Battle of Shiloh
I think Beauregard Called off the battle at the end of the First Day at Shiloh because he wanted a victory in his name, and if he had won the battle that day it would be known as Albert Sidney Johnston's Victory not his.
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- --- In firstname.lastname@example.org, Jfepperson@a... wrote:
> In a message dated 2/18/2003 12:33:41 PM Eastern Standard Time,wh_keene@y... writes:
>The ravine for Tilghman branch is pretty significant. There is a
> > Can someone refresh my memory: was Pond's final assault
> > across Dill Creek or Tillman Branch?
> Pond fought on the CS left which means he was in front
> of Sherman and McClernand, which means his final assault
> would have been over Tilghman Branch.
dirt road, not open to public vehicles, that runs north away from a
point near the Corinth Rd-Purdy intersection ( behind SHerman;s HQ.)
Walking this way takes you through Jones field, then you drop down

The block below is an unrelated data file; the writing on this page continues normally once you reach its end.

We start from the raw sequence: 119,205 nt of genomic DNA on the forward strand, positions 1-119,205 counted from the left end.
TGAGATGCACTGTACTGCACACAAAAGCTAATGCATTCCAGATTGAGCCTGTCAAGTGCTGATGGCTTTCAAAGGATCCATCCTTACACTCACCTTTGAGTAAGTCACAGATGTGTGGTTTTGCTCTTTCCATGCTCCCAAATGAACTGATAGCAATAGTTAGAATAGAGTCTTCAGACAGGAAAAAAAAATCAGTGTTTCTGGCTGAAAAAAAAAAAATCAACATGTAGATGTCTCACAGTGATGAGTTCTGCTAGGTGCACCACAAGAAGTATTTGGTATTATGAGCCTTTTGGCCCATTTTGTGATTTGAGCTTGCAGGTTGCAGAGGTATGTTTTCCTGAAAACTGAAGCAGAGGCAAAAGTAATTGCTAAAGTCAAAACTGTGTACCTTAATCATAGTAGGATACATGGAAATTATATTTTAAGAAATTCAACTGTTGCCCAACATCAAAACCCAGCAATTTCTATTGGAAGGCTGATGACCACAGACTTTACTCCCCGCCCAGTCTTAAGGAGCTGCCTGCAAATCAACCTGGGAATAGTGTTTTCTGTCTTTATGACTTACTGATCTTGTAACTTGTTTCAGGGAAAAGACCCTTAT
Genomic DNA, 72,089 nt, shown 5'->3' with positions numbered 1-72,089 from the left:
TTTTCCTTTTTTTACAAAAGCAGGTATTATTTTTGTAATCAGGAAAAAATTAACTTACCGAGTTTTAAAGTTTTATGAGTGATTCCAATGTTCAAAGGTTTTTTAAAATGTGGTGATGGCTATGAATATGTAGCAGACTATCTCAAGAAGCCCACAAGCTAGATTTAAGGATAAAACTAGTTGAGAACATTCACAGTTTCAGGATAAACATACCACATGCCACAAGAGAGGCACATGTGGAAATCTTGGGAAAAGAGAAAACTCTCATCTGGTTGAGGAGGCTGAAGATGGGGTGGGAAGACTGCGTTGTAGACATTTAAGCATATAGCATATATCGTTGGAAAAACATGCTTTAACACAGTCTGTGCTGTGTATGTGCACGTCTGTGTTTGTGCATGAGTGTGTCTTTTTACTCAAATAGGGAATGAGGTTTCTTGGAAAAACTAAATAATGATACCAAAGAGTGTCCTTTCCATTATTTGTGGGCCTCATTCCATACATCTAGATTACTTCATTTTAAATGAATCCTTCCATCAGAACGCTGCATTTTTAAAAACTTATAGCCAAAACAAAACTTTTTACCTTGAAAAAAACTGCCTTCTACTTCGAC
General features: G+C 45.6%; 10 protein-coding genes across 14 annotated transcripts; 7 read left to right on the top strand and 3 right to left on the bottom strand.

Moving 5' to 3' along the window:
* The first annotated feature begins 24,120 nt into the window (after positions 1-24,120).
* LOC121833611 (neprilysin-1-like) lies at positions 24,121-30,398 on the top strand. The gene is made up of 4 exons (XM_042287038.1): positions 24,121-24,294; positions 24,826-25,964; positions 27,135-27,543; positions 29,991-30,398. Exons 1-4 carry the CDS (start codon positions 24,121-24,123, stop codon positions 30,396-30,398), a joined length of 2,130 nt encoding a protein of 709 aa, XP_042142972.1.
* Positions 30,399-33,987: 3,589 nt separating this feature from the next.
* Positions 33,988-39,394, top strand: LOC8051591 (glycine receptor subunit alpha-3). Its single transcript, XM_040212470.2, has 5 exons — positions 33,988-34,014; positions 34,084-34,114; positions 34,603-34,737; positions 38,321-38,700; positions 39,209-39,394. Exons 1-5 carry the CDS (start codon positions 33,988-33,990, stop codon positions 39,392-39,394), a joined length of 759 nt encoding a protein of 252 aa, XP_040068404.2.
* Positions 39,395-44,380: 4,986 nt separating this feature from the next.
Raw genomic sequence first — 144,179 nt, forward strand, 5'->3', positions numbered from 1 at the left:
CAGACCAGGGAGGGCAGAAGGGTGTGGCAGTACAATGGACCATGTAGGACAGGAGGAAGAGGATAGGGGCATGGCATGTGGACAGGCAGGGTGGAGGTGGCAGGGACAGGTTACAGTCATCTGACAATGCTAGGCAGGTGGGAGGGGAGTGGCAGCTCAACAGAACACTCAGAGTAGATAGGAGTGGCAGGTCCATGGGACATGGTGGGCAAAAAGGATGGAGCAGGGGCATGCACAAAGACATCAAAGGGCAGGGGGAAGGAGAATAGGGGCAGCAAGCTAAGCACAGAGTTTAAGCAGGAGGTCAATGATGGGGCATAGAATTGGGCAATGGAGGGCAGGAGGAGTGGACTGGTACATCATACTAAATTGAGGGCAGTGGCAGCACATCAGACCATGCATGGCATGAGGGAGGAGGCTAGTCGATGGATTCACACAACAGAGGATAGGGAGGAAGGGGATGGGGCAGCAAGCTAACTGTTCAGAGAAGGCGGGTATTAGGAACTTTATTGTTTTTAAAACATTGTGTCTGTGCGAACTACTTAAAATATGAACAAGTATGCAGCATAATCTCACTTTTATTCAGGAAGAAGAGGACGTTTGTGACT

into the ravine. It's a pretty good climb back up. I remember some
markers there, and some burial sites, I'm foggy on the specifics, but
I believe Sherman/McClernand made a stand along the ravine, and then
pulled back closer to the Hanburg-Savannah road. Pond, IIRC, got
hammered trying to cross a field just east of the ravine.
Another feature relevant to "attacking across a stream" is the Shiloh
branch that fronted Sherman's right. This is not a particularly deep
ravine, more like a dip, much, much less of an obstacle than Dill or
Tilgman. My recollection is that the thick canebrake and swampiness
described in the ORs is no longer present. Sherman held this
position against repeated frontal assaults, notably by Pat Cleburne's
brigade, but it was not seriously threatened from the front. Rather
the falling back of Prentiss, and then Sherman's left side brigade
(Hildebrand) allowed the rebs to flank the position.